Tjoritja, Finke Gorge & Watarrka National Parks

Saturday, Jul 29, 2023 at 20:40

ExplorOz - David & Michelle

This blog picks up from where we left our last blog documenting our 12 week trip through outback WA and NT in 20222. In this blog we cover 9 nights exploring the West MacDonnell National Park (Tjoritja) travelling west to east along Namatjira Rd, then east to west on the Larapinta Drive visiting Palm Valley in the Finke Gorge National Park, and continue west along the Meerenie Loop Rd to Kings Canyon, and onto Uluru - Kata Tjuta which for us was just a transit as we were then headed further west onto the Great Central Road to Laverton. We end this blog at the Docker River Campground and will continue the remainder of the Great Central Road in our next blog.

Don't forget - all photos are cropped thumbnails - tap to expand. Also the map below is the Track Log of this part of the trip, recorded using the ExplorOz Traveller app. Tap the panel on the right side to open the Segment Explorer to view daily trip statistics etc. Tap the box to display overnight locations. Map is fully interactive so you can zoom to view more detail etc.



A major must-do segment of this trip was to hike some of the longer day walk sections of the Larapinta Trail that we've never been able to do on previous visits. Despite the agony of my (Michelle's) extreme blisters endured from the Mt Zeil summit hike and an awareness that they needed another week to heal, the plan was still to forge ahead with the hiking.

Since online bookings are required for camps in the National Park, we had to plan ahead whilst we still had internet service at Mt Zeil so we had a guess at some destinations that we figured would be suitable for staging the hikes and figured if we had to do a bit of extra driving back/forth then that was ok as the roads are sealed, easy driving and distances between each POI is not that far and we certainly have the fuel range to contend with unexpected distances. (PS: at the end of this trip we bought our StarLink RV so in future these online booking issues are less problematic). If you haven't looked at this, we would recommend you do. It's a game changer for travellers that require internet service for work/family connections but also useful for the practicalities of the camp booking systems.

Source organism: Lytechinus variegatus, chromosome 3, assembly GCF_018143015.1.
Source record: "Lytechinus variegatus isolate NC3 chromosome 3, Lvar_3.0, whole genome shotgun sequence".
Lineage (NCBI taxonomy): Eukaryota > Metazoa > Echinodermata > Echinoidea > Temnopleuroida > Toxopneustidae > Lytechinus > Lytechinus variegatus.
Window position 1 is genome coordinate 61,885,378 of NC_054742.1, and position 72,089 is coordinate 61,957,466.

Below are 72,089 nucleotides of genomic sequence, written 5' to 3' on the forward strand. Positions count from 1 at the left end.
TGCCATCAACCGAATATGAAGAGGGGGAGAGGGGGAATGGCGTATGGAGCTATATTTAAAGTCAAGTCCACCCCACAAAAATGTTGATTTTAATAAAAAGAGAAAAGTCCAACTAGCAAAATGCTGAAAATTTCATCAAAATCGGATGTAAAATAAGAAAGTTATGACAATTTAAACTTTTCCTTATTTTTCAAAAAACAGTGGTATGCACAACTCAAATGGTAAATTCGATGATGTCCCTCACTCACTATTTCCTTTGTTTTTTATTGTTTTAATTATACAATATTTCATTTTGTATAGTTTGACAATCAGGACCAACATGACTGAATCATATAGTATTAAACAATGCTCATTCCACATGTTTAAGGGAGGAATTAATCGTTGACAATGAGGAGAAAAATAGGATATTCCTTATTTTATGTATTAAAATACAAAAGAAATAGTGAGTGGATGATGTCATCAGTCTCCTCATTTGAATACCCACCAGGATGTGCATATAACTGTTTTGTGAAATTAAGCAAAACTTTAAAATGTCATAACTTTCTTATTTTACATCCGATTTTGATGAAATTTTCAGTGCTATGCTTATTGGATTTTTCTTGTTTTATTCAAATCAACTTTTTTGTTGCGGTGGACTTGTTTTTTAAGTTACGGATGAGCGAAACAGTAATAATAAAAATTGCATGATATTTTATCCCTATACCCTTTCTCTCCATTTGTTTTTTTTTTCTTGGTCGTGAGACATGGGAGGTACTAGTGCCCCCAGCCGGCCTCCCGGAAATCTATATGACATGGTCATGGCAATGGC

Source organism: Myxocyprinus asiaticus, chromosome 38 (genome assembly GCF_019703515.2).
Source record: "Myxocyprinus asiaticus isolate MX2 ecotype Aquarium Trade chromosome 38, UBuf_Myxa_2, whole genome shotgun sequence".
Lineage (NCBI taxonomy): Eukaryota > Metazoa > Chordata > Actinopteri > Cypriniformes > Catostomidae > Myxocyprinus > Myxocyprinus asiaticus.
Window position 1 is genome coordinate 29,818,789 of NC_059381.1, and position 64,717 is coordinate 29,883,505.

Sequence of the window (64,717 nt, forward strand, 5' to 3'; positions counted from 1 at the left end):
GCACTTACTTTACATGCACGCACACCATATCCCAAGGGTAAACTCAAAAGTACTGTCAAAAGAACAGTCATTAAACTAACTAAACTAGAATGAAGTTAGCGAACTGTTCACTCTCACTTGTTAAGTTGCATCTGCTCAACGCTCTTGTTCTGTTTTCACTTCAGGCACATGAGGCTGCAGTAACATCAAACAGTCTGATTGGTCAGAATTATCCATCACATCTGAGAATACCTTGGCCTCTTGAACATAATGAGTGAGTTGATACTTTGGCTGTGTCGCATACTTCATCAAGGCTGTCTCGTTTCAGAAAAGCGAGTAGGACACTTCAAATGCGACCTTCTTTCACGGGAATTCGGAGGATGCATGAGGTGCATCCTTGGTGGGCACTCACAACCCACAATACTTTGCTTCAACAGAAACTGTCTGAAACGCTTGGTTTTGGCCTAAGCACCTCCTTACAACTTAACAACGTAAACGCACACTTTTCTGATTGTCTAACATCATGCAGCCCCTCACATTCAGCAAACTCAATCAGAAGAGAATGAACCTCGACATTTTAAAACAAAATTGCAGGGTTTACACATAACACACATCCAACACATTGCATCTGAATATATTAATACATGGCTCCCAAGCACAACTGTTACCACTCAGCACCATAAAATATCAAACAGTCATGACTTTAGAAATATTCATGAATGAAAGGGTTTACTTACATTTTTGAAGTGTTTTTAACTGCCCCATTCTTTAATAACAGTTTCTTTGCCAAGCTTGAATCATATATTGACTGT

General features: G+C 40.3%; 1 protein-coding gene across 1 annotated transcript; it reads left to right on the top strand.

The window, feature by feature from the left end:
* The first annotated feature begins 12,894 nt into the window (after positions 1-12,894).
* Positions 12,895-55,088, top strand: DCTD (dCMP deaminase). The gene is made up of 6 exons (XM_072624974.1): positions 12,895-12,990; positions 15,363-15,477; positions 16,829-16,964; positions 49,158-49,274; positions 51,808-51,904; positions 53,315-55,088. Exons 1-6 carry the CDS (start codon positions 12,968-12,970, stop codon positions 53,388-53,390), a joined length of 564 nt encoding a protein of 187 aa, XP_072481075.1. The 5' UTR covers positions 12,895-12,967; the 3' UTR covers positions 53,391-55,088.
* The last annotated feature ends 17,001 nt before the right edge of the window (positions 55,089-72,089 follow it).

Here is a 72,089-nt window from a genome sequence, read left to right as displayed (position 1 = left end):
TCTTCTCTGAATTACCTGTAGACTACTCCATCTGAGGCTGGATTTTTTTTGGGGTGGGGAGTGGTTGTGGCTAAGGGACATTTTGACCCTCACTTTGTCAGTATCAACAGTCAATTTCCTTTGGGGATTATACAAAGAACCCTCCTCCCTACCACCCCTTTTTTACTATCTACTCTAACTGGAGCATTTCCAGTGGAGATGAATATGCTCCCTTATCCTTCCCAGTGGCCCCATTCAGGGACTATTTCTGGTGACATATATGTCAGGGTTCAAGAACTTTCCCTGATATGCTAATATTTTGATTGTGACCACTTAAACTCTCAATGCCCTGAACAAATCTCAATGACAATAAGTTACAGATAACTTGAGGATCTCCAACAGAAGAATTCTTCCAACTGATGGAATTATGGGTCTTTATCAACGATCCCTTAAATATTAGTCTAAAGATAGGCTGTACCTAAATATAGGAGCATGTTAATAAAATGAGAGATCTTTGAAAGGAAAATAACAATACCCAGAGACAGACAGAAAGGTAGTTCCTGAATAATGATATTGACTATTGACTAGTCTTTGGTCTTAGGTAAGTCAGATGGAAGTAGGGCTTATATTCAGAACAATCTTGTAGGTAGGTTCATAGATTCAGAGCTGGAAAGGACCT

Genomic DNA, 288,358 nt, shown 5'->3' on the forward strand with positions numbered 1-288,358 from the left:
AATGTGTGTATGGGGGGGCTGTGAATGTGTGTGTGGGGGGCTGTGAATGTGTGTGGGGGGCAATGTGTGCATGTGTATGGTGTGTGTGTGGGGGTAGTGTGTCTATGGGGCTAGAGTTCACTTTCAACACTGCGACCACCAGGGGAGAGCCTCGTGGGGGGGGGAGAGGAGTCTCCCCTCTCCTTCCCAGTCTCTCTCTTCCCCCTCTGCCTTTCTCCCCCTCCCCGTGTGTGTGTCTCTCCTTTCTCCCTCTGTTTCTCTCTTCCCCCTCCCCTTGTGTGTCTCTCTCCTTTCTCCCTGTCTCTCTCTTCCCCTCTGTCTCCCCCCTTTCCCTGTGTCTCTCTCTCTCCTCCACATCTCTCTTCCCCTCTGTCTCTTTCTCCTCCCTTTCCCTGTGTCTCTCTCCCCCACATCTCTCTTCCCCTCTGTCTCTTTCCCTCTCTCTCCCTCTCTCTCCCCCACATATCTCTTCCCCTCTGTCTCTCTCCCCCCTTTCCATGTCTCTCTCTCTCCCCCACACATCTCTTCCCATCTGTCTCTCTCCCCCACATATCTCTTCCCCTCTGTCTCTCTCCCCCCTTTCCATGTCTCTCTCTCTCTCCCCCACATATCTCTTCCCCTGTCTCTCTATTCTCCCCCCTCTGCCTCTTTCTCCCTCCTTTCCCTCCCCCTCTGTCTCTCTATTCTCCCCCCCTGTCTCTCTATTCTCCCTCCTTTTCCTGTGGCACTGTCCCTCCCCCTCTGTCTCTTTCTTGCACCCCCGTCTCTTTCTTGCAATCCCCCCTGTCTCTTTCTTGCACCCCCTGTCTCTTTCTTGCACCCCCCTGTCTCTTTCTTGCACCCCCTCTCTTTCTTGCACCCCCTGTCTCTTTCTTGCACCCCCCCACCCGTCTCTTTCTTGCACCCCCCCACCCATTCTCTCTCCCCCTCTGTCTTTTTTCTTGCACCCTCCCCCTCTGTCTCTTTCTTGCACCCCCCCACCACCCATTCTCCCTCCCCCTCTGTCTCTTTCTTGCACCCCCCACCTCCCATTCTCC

We booked ahead for 2 nights at Redbank Gorge in the Woodlands Campground. 2 nights at Finke River Two Mile (that become 3 - read on for a story about why), and then 2 nights at Palm Valley in the Finke Gorge National Park. We then used official free camps for the remainder of our trip along Meereenie Loop to Watarrka (Kings Canyon) and then Docker River campground on the Great Central Road which will then be the subject of our next blog.

Redbank Gorge

15th August 2022
There are two areas to camp in the Redbank Gorge area - Woodland Campground and Ridgetop Campground. They are about 1km apart with Ridgetop being closer to the gorge carpark/dayuse area but still requires driving. Our preference was the Woodland campground for peace and tranquillity, visiting wildlife, and less people exposure to other campers nearby. Whilst the views of Mt Sonder are lovely in the afternoon from the Ridgetop Campground, the camps are very close together and exposed with no privacy. We like to move around our camp area and talk freely without that feeling that we can be heard, and without hearing other people's conversations so these are the types of camps we always seek out.



I was caught off guard by these spectacular blue Splendid Wrens. Luckily I had my Canon EOSR with a long lens within reach, but sadly I had no time to adjust settings and they were constantly moving so the photos aren't as good as I had wished. They were so delightful to watch!